Ebola has been ravaging parts of West Africa for months. While it's long been an important international news story, American and European interest only spiked in September and early October, when two patients were diagnosed in the US and Spain.
This map shows the number of tweets mentioning Ebola, with a dramatic explosion in activity on September 30 and October 1, when the first case of Ebola was diagnosed in the US:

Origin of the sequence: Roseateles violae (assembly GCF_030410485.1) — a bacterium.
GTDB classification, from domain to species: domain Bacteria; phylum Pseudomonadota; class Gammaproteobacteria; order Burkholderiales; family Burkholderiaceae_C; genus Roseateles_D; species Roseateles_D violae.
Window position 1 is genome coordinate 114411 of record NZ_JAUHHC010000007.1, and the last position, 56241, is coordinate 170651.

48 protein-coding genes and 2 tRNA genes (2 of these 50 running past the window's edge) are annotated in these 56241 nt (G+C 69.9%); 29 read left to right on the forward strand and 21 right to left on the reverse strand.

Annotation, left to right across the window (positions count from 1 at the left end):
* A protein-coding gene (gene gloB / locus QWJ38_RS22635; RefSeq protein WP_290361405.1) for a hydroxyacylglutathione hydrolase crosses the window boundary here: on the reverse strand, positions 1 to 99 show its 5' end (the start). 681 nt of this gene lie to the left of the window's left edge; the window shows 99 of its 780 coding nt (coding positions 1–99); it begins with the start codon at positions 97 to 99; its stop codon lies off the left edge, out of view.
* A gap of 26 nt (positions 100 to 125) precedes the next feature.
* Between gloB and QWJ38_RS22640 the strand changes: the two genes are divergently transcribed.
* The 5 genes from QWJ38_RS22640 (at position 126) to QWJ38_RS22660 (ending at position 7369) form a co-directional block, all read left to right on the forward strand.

Here are the spikes in chart form:
The rise in tweets doesn't necessarily represent the risk of Ebola to Americans and Europeans. Up to this point, the disease's terrible damage has been largely contained to West Africa. In America, the biggest imminent health threat may be, in fact, the common flu.